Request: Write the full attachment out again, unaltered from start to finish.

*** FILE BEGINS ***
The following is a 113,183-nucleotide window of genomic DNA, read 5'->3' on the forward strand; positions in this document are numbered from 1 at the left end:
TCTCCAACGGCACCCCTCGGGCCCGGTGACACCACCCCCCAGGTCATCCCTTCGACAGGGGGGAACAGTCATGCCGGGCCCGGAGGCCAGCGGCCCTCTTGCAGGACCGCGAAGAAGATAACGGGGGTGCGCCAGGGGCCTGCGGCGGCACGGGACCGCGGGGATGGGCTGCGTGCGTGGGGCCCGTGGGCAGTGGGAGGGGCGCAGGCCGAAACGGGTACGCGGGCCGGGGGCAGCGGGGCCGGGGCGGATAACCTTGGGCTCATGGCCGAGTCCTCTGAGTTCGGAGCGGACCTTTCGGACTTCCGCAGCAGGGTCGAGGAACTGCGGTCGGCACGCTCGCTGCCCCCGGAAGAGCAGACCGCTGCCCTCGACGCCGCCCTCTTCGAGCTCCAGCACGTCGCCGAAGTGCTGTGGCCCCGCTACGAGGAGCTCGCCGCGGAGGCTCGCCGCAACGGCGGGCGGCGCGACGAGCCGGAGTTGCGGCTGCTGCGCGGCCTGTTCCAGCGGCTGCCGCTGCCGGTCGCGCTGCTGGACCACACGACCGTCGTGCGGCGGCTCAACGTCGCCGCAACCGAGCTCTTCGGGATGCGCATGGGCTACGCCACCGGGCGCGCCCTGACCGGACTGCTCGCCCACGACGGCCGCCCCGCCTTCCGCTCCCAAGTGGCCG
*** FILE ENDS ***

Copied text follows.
The following is a 113,183-nucleotide window of genomic DNA, read 5'->3' on the forward strand; positions in this document are numbered from 1 at the left end:
TCTCCAACGGCACCCCTCGGGCCCGGTGACACCACCCCCCAGGTCATCCCTTCGACAGGGGGGAACAGTCATGCCGGGCCCGGAGGCCAGCGGCCCTCTTGCAGGACCGCGAAGAAGATAACGGGGGTGCGCCAGGGGCCTGCGGCGGCACGGGACCGCGGGGATGGGCTGCGTGCGTGGGGCCCGTGGGCAGTGGGAGGGGCGCAGGCCGAAACGGGTACGCGGGCCGGGGGCAGCGGGGCCGGGGCGGATAACCTTGGGCTCATGGCCGAGTCCTCTGAGTTCGGAGCGGACCTTTCGGACTTCCGCAGCAGGGTCGAGGAACTGCGGTCGGCACGCTCGCTGCCCCCGGAAGAGCAGACCGCTGCCCTCGACGCCGCCCTCTTCGAGCTCCAGCACGTCGCCGAAGTGCTGTGGCCCCGCTACGAGGAGCTCGCCGCGGAGGCTCGCCGCAACGGCGGGCGGCGCGACGAGCCGGAGTTGCGGCTGCTGCGCGGCCTGTTCCAGCGGCTGCCGCTGCCGGTCGCGCTGCTGGACCACACGACCGTCGTGCGGCGGCTCAACGTCGCCGCAACCGAGCTCTTCGGGATGCGCATGGGCTACGCCACCGGGCGCGCCCTGACCGGACTGCTCGCCCACGACGGCCGCCCCGCCTTCCGCTCCCAAGTGGCCG